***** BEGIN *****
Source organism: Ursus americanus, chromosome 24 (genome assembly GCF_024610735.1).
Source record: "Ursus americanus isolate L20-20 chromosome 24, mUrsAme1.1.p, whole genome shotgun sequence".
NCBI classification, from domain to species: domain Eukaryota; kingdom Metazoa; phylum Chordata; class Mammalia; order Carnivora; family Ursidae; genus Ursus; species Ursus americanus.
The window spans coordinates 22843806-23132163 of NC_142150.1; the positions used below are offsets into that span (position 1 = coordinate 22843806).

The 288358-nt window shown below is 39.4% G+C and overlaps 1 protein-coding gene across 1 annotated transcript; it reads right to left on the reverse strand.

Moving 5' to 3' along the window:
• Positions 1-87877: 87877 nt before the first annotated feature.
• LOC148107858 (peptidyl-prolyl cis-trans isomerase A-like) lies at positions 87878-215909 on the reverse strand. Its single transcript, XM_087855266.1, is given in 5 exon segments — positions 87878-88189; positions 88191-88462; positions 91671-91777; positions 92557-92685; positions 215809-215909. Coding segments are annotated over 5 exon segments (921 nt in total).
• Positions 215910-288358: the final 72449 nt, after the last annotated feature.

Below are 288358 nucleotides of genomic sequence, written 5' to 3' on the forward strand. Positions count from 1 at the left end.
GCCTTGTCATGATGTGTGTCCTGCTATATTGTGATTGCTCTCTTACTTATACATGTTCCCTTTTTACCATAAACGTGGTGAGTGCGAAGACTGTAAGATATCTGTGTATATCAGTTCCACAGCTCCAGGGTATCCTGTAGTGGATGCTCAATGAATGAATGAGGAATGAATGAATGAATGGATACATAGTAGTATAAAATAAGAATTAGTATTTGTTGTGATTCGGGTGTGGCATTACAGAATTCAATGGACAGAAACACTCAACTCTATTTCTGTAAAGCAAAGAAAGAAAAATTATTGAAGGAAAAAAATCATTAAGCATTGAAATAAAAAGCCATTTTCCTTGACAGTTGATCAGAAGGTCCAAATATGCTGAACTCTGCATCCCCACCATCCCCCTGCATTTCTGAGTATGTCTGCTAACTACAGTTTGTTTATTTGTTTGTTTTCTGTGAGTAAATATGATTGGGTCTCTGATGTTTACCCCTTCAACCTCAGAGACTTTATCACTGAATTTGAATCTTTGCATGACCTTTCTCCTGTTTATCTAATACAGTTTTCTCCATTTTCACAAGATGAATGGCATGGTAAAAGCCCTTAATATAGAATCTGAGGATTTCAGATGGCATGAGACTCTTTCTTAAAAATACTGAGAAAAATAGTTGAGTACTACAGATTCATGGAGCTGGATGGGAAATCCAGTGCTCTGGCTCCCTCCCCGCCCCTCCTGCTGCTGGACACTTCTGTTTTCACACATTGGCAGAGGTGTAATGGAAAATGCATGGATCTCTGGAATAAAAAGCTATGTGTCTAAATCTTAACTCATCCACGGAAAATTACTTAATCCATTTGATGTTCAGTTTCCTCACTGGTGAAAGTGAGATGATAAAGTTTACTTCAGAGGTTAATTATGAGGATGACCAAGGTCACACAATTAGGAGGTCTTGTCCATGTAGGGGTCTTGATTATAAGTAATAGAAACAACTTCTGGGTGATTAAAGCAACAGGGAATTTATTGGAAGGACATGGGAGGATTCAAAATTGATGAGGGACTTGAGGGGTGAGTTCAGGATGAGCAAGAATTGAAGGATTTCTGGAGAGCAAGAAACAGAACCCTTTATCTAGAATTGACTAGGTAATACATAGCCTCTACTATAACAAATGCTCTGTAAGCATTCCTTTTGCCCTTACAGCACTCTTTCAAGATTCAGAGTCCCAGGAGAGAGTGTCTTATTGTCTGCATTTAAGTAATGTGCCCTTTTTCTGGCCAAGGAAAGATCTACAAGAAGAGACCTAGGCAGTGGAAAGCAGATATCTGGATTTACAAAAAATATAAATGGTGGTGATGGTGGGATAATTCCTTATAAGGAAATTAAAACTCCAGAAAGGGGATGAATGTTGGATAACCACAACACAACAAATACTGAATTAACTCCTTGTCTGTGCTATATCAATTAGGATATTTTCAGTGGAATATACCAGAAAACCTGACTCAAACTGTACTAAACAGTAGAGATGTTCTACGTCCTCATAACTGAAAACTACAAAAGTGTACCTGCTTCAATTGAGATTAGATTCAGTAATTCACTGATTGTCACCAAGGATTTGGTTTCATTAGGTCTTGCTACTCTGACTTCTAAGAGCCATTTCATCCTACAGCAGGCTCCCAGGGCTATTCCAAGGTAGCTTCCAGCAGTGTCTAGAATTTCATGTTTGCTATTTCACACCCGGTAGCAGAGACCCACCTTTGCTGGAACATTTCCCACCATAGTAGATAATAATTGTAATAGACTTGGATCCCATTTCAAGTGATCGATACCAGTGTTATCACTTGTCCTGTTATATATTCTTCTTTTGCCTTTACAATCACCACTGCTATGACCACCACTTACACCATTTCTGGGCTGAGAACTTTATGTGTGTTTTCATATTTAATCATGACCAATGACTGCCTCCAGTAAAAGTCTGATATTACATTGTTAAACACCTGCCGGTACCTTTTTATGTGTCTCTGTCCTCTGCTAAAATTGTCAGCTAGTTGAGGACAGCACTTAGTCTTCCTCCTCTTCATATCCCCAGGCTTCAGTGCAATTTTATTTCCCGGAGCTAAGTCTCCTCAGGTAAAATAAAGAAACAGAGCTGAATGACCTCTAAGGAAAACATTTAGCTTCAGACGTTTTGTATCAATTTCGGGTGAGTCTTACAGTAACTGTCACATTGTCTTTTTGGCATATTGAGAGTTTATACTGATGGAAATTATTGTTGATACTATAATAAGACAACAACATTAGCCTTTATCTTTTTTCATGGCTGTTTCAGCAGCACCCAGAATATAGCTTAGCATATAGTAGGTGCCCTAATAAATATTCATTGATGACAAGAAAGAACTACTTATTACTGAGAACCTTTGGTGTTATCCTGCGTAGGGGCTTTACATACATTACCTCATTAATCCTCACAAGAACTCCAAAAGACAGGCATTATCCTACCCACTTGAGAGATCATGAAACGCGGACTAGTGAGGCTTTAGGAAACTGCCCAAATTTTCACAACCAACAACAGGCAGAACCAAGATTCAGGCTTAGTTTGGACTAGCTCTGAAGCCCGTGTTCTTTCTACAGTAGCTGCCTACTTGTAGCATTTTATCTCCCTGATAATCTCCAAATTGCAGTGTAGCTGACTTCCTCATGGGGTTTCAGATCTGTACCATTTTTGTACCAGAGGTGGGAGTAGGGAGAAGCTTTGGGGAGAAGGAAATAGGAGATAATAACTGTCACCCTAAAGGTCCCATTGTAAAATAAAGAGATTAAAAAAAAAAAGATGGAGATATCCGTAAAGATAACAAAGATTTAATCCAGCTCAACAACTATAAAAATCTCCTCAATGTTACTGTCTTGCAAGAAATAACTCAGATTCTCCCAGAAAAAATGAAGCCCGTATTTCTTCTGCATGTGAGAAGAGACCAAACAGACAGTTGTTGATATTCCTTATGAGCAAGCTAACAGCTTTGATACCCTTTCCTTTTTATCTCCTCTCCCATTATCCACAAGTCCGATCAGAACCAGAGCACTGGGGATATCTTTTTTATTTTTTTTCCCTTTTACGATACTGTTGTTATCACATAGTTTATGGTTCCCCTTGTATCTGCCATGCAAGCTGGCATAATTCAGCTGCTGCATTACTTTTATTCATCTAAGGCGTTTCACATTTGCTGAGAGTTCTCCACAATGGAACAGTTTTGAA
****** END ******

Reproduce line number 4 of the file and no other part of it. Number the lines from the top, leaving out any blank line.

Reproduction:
The window spans coordinates 22843806-23132163 of NC_142150.1; the positions used below are offsets into that span (position 1 = coordinate 22843806).